Biological and clinical insights from genetics of insomnia symptoms
Lane JM., Jones S., Dashti HS., Wood AR., Aragam K., van Hees VT., Brumpton B., Winsvold B., Wang H., Bowden J., Song Y., Patel K., Anderson SG., Beaumont R., Bechtold DA., Cade B., Kathiresan S., Little MA., Luik AI., Loudon AS., Purcell S., Richmond RC., Scheer FAJL., Tyrrell J., Winkelman J., Strand LB., Nielsen JB., Willer CJ., Redline S., Spiegelhalder K., Kyle SD., Ray DW., Zwart J-A., Hveem K., Frayling TM., Lawlor D., Rutter MK., Weedon MN., Saxena R.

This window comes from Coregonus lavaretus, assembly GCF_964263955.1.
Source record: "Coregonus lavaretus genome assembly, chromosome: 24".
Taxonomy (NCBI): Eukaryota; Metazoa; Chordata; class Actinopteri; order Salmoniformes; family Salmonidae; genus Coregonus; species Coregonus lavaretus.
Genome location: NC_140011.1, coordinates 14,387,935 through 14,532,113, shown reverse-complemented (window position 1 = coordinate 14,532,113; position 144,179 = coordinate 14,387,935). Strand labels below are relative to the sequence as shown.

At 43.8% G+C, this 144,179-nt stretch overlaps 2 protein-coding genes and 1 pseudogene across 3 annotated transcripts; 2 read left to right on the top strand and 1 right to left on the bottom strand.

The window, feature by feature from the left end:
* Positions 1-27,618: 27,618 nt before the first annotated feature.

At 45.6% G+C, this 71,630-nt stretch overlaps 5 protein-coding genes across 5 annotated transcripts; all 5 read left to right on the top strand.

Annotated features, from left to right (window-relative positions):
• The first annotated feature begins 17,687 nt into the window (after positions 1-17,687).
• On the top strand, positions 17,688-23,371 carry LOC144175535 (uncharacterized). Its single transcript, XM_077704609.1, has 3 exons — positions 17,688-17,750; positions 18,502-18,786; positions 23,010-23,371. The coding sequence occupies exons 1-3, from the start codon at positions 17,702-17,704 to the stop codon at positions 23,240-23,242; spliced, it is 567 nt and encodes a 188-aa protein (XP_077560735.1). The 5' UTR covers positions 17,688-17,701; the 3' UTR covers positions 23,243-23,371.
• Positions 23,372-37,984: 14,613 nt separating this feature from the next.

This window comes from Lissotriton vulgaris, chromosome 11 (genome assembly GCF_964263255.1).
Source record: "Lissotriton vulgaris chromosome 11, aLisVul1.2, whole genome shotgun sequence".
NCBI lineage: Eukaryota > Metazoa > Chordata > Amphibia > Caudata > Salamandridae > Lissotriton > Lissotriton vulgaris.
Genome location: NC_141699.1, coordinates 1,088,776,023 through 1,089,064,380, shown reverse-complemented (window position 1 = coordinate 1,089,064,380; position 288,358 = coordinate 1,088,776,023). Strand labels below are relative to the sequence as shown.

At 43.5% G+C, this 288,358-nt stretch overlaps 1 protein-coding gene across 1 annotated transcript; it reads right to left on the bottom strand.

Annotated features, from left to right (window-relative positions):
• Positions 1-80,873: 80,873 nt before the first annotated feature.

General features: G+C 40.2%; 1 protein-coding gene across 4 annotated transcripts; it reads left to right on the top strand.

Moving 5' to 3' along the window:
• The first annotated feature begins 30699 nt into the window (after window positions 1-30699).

<jats:title>ABSTRACT</jats:title><jats:p>Insomnia is a common disorder linked with adverse long-term medical and psychiatric outcomes, but underlying pathophysiological processes and causal relationships with disease are poorly understood. Here we identify 57 loci for self-reported insomnia symptoms in the UK Biobank (n=453,379) and confirm their impact on self-reported insomnia symptoms in the HUNT study (n=14,923 cases, 47,610 controls), physician diagnosed insomnia in Partners Biobank (n=2,217 cases, 14,240 controls), and accelerometer-derived measures of sleep efficiency and sleep duration in the UK Biobank (n=83,726). Our results suggest enrichment of genes involved in ubiquitin-mediated proteolysis, phototransduction and muscle development pathways and of genes expressed in multiple brain regions, skeletal muscle and adrenal gland. Evidence of shared genetic factors is found between frequent insomnia symptoms and restless legs syndrome, aging, cardio-metabolic, behavioral, psychiatric and reproductive traits. Evidence is found for a possible causal link between insomnia symptoms and coronary heart disease, depressive symptoms and subjective well-being.</jats:p><jats:sec id="s1"><jats:title>One Sentence Summary</jats:title><jats:p>We identify 57 genomic regions associated with insomnia pointing to the involvement of phototransduction and ubiquitination and potential causal links to CAD and depression.</jats:p></jats:sec>